This Week's Recommendations

This Week's Recommendations

1.        Proof that the Sexual Revolution Got Sexual Satisfaction All Wrong: David French reflects on surprising findings: " In a time when our nation has erased sexual taboos, cast off moral restraints, and become “more tolerant of sex in just about every permutation,” young Americans are having less sex. And one of the prime reasons is the “decline in couplehood among young people.” Married people have more sex than single people, yet fewer people get married, and the people who do marry “have been marrying later.”"

2.        Ergonomics Expert Explains How to Set Up Your Desk: Three worthwhile minutes for anyone who works at a desk.

3.       Against Open Doors: This is the second article I've posted pushing back the interpretation of interpreting God's will by interpreting open doors. Aaron Denlinger reminds us that Paul and Silas once had a prison door open in front of them and instead of seeing it as God's miraculous hand in freeing them, they saw it as an opportunity to save the jailer. Maybe we need to reconsider how we interpret open doors in our lives.

4.       5 Reasons to Treasure the Trinity: Each of Jerod Gilcher's five reasons opens up the fresh beauty of our Triune God. The first is: " The eternal relationship of the Trinity informs us that God is the happiest, most joyful Person in the universe. God has been infinitely happy because, within the context of the Trinity, He has been eternally enjoying, loving, and rejoicing in Himself. The fountain of our joy as believers is the joy that has always abounded within the Trinity."

5.       The Literal Translation of Every Country's Name: This is pretty fun. I like "Red Like An Ember," "Land of Burnt Faces," "I Go to the Beach," and "In the Naval of the Moon." What are your favorites?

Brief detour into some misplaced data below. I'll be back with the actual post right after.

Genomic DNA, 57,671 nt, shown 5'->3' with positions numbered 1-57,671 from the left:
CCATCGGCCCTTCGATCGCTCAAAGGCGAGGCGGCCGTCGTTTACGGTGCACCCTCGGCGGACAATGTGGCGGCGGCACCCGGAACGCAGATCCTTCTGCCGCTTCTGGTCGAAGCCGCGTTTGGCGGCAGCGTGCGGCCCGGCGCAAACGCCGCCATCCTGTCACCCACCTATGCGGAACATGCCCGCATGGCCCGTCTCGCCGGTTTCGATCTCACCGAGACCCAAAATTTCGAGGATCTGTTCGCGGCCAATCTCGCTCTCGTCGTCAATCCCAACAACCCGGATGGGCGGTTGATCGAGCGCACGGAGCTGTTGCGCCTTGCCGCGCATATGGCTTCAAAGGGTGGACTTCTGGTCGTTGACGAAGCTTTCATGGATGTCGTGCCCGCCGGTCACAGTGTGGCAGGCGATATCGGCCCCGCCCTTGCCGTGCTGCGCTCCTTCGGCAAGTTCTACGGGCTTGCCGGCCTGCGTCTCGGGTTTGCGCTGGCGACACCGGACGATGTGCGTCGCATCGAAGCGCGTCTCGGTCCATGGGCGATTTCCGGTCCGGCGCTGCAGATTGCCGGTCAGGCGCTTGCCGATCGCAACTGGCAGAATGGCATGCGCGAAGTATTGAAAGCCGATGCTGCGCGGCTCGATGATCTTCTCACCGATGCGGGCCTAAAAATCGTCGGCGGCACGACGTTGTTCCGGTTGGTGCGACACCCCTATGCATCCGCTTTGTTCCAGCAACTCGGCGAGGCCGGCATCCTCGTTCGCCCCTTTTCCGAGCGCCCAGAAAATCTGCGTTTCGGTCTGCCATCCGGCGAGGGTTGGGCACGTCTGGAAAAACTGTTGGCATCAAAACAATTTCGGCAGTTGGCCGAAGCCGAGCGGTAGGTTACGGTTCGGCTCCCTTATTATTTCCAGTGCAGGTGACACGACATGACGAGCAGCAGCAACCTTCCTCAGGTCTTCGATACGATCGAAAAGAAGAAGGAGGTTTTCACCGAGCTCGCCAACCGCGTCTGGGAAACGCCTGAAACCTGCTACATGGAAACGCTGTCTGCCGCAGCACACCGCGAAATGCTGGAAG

Why You’re the Best Church in the World (for me)!

Why You’re the Best Church in the World (for me)!

The uber-mega church Willow Creek Church is currently hiring for their senior pastor opening. Willow Creek doesn’t require much of an introduction. 24,000 people meet at seven campuses in the Chicagoland area. It launched the Global Leadership Summit, which drew 118,000 people last year.

Last year, Mariners church in Southern California searched for their new Senior Pastor. Every weekend 17,000 crowd into its lush campus that could easily be mistaken for a resort.

And (not that if they would!) if they called me, I wouldn’t even pick up. Seriously.

New Life, you’re the best church in the world for me.

Our minds and hearts naturally wander. We ponder whether there is something better out there. Ingratitude makes our hearts grumble. Ambition turns our eyes green. “If only…” we think.

When my heart turns inward, when I allow my sin to go unchecked, I go to this place too.

But here is the reality: God has called us to Tucson. He’s called us to New Life Bible Fellowship. He’s decided to use my gifts in and for New Life. He’s given me the privilege of shepherding his flock, of caring for his sheep.

This Week's Recommendations

This Week's Recommendations

1.       In Stores, Secret Surveillance Tracks Your Every Move: Well, this NY Times article by Michael Kwet certainly is disconcerting. He explains Bluetooth beacons, " ...are small, inobtrusive electronic devices that are hidden throughout the grocery store; an app on your phone that communicates with them informed the company not only that you had entered the building, but that you had lingered for two minutes in front of the low-fat Chobanis."

2.        Armchair Quarterbacks and Armchair Leaders: Eric Geiger reflects on a missed kick by Chicago's field goal kicker and the danger of Monday morning quarterbacking: " Whenever we evaluate a quarterback or a kicker, we typically evaluate them without understanding the whole context. For example, fans roasted Parkey before they discovered the kick was actually tipped off course by a defender. People often judge a leader’s decisions or actions without full understanding of the context surrounding those decisions. If the context were known, the armchair leader would likely make the same call."